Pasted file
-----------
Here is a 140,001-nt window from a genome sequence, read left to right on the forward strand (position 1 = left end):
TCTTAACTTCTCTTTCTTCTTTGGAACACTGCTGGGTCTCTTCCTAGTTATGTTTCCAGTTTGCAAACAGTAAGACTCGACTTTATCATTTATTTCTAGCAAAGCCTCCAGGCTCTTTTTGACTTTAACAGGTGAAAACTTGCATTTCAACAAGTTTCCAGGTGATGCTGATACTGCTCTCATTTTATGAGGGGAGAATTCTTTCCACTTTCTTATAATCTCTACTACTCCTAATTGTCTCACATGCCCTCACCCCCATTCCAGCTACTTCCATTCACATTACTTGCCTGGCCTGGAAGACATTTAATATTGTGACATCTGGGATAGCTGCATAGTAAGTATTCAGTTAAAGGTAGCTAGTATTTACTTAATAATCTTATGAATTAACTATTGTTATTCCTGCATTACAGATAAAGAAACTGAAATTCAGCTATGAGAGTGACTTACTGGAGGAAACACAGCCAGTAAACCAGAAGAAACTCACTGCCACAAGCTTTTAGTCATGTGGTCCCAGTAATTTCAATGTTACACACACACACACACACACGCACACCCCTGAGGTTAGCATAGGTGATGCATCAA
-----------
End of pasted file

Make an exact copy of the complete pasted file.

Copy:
Here is a 140,001-nt window from a genome sequence, read left to right on the forward strand (position 1 = left end):
TCTTAACTTCTCTTTCTTCTTTGGAACACTGCTGGGTCTCTTCCTAGTTATGTTTCCAGTTTGCAAACAGTAAGACTCGACTTTATCATTTATTTCTAGCAAAGCCTCCAGGCTCTTTTTGACTTTAACAGGTGAAAACTTGCATTTCAACAAGTTTCCAGGTGATGCTGATACTGCTCTCATTTTATGAGGGGAGAATTCTTTCCACTTTCTTATAATCTCTACTACTCCTAATTGTCTCACATGCCCTCACCCCCATTCCAGCTACTTCCATTCACATTACTTGCCTGGCCTGGAAGACATTTAATATTGTGACATCTGGGATAGCTGCATAGTAAGTATTCAGTTAAAGGTAGCTAGTATTTACTTAATAATCTTATGAATTAACTATTGTTATTCCTGCATTACAGATAAAGAAACTGAAATTCAGCTATGAGAGTGACTTACTGGAGGAAACACAGCCAGTAAACCAGAAGAAACTCACTGCCACAAGCTTTTAGTCATGTGGTCCCAGTAATTTCAATGTTACACACACACACACACACACGCACACCCCTGAGGTTAGCATAGGTGATGCATCAA